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Former student pleads guilty to hanging a noose and Confederate flag on statue of black student

A 20-year-old former student faces up to a year in jail, and a hefty fine, after he draped a noose around the neck of a statute dedicated to a university’s first black student.

Graeme Phillip Harris, who attended the University of Mississippi, pleaded guilty to threatening force to intimidate African-American students and employees at the university when he also draped a former Georgia state flag – that features the Confederate battle flag – on the monument of James Meredith in February last year.

In 1962, Mr Meredith – a black American – attempted to enrol at the university, also known as Ole Miss, when severe rioting erupted on campus in protest of his admission.

Mr Meredith became synonymous with the protests when he was pictured being escorted by armed federal agents as he enrolled, under court order, as the first black student at the university.

Two were killed and over 300 civilians were left injured after the all-night rioting and, in 2006, the university erected a statue on campus to commemorate his historic role in civil rights.

James Meredith is accompanied by two US Marshalls in 1962 as white students jeer after he registered for entry at Ole Miss
After the noose and flag had been hanged on the statue, Assistant US Attorney, Bob Norman, described how Mr Harris, who was a student at the university at the time of the incident, had a history of using racist language and saying African-Americans were inferior to whites.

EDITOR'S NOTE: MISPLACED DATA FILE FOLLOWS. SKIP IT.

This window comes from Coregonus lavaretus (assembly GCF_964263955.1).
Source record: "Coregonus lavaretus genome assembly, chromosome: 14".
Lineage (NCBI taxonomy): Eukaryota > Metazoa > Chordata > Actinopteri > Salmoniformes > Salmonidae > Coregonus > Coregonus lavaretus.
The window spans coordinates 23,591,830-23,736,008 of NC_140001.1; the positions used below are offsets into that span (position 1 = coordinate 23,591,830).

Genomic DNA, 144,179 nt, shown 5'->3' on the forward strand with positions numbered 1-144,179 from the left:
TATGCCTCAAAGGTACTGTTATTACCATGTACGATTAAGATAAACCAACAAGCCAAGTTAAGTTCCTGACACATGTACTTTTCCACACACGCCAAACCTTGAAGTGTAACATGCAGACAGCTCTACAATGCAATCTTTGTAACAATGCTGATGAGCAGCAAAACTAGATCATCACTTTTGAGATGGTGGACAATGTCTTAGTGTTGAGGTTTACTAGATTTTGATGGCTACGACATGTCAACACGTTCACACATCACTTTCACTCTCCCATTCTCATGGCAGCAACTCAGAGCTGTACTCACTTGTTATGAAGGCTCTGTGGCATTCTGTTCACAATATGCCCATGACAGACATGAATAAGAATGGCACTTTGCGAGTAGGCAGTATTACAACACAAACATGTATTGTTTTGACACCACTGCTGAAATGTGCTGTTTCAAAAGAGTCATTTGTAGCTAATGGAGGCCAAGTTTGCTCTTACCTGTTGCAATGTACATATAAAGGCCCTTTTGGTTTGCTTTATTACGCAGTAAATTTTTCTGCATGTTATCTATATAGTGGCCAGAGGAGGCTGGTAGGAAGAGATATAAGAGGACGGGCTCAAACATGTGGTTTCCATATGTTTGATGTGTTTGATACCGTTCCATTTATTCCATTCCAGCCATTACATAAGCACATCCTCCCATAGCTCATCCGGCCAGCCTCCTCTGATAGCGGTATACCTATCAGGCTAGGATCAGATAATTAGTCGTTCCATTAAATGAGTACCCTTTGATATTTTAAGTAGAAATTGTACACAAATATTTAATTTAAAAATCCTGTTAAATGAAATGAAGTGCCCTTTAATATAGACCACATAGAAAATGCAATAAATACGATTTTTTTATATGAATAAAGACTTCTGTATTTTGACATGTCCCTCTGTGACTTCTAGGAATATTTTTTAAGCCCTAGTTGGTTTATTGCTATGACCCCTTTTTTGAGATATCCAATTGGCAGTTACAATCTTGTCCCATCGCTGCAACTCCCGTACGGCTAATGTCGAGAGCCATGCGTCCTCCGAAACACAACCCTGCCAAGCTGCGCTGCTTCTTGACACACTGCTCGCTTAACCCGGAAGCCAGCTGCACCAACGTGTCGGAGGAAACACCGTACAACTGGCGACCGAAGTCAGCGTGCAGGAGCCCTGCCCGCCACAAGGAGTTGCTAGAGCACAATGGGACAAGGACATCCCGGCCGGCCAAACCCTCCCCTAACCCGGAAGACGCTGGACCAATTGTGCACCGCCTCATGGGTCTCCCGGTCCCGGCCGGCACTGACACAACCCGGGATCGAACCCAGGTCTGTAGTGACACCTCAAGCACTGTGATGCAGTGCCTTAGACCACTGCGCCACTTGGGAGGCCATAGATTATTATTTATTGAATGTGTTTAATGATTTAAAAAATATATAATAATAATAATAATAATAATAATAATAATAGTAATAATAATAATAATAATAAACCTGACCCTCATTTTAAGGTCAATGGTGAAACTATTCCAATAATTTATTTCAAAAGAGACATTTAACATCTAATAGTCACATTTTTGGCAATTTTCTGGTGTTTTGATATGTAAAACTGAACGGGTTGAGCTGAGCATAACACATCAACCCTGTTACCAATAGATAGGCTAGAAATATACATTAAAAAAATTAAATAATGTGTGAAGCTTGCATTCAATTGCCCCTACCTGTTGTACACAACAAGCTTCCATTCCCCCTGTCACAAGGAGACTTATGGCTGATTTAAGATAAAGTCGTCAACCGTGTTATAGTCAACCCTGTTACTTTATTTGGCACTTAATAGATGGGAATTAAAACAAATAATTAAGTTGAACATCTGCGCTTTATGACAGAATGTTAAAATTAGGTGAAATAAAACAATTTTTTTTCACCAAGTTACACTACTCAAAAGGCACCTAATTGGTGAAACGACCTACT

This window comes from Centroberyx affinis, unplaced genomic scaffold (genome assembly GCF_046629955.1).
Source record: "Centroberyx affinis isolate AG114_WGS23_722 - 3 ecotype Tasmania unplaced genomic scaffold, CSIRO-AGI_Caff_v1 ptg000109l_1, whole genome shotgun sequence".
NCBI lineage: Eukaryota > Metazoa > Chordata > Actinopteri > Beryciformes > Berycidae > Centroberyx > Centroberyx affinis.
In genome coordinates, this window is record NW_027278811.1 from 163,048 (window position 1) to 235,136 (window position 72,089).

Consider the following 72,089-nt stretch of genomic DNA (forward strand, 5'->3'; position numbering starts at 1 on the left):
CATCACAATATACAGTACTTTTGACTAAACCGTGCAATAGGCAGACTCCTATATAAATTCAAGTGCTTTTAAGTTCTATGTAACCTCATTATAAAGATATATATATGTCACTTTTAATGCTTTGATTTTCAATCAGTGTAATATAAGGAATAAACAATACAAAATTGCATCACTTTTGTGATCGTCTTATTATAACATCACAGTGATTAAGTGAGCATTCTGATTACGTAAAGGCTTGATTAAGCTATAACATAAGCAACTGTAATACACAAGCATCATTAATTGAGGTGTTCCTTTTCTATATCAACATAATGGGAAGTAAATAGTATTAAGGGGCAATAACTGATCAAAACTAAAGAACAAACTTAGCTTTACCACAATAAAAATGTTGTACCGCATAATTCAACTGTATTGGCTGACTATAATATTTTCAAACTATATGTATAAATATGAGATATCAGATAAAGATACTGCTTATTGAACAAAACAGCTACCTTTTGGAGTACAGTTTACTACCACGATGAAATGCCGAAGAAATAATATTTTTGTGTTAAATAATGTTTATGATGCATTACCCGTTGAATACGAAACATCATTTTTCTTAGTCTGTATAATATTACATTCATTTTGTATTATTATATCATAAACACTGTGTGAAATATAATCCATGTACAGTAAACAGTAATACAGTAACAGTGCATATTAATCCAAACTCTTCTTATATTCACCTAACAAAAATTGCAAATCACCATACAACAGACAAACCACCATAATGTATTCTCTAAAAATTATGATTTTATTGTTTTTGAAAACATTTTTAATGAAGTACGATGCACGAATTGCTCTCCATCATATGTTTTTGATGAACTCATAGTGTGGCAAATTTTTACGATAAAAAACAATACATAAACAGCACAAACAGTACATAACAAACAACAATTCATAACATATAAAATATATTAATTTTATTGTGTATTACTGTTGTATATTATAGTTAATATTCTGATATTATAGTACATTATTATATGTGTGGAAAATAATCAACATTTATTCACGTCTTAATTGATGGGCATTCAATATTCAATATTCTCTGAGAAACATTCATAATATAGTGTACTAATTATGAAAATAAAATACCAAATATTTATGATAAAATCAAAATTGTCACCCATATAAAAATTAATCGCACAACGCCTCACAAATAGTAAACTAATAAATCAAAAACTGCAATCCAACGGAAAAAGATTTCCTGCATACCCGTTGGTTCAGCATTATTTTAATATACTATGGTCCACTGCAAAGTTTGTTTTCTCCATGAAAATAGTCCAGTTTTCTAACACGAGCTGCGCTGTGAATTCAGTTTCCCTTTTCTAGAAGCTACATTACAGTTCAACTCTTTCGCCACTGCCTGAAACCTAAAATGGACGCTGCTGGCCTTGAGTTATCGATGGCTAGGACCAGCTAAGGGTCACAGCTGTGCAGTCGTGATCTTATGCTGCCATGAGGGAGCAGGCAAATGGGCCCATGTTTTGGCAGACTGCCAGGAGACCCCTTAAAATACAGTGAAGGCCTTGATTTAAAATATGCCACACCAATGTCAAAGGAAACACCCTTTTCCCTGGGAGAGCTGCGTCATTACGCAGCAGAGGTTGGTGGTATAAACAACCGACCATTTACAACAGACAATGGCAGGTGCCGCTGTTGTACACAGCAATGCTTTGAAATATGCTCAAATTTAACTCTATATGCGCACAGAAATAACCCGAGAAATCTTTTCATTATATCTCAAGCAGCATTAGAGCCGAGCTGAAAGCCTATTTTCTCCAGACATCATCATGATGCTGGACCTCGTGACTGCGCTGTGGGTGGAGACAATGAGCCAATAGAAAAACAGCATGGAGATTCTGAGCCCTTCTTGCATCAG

The attorney also told how Mr Harris, and another freshman, returned to the statue at sunrise the following day to observe and were filmed by a video camera at the Ole Miss student union.

Mr Harris had initially pleaded not guilty, but as part of his deal with prosecutors, he admitted to the crime in exchange for prosecutors dropping a felony charge of conspiracy to violate civil rights – which could have resulted in him being jailed for up to ten years.

Mr Harris, right, enters the federal court with his attorney
Mr Meredith, now 81, said that it appeared the only justice black people could expect was from the federal government and not from state officials.

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In a statement, the university said that, as the case nears its end, it hopes to bring closure to all those affected by the incident and added: “This further affirms that conduct of this nature will not be tolerated on our campus.”


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